12.2.3 Discuss the individual’s legal obligations to obey the law, serve as a juror, and pay taxes.
12.2.4 Understand the obligations of civic-mindedness, including voting, being informed on civic issues, volunteering and performing public service, and serving in the military or alternative service.
12.2.5 Describe the reciprocity between rights and obligations; that is, why enjoyment of one’s rights entails respect for the rights of others.
12.2.6 Explain how one becomes a citizen of the United States, including the process of naturalization (e.g., literacy, language, and other requirements).

Grade Twelve: Principles of Economic
Students in grade twelve studying César E. Chávez will see that many of the conflicts and issues for which he fought had economic consequences. Chávez’s fight against the use of pesticides is an example that pitted benefit of increased food production against the cost of human health. Many of his union demands dealt with issues of labor allocation, wages, and business cost and benefits in a market society.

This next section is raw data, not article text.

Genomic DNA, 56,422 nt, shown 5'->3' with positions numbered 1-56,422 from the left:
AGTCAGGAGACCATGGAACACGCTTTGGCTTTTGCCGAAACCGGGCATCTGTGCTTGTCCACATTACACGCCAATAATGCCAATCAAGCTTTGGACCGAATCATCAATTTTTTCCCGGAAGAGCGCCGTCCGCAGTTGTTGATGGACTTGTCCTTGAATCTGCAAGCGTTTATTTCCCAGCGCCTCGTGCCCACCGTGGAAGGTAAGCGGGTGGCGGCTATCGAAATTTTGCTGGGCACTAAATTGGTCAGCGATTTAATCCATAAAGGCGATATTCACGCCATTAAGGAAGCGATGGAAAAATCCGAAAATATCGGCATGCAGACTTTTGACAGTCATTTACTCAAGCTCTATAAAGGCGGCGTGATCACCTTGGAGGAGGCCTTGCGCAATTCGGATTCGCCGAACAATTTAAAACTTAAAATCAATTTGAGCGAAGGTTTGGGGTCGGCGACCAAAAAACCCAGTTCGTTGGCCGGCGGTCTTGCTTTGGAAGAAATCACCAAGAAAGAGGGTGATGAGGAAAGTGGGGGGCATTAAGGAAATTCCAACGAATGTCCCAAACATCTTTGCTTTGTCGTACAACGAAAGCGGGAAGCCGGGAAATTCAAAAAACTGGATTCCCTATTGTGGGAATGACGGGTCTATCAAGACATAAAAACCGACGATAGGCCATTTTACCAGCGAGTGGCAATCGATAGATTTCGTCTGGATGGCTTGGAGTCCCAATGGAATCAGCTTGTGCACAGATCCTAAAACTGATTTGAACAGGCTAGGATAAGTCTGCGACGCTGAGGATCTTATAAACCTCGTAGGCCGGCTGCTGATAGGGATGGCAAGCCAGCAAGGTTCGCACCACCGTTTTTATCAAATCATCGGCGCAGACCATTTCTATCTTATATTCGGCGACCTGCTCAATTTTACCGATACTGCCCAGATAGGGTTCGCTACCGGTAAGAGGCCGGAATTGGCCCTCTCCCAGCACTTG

Grade Twelve History-Social Science Standards
Standard 12.1 Students understand common economic terms and concepts, and economic reasoning.
12.1.2 Explain the opportunity cost and marginal benefit and marginal cost.
12.1.4 Evaluate the role of private property as an incentive in conserving and improving scarce resources, including renewable and nonrenewable natural resources.
12.1.5 Analyze the role of a market economy in establishing and preserving political and personal liberty (e.g., through the works of Adam Smith).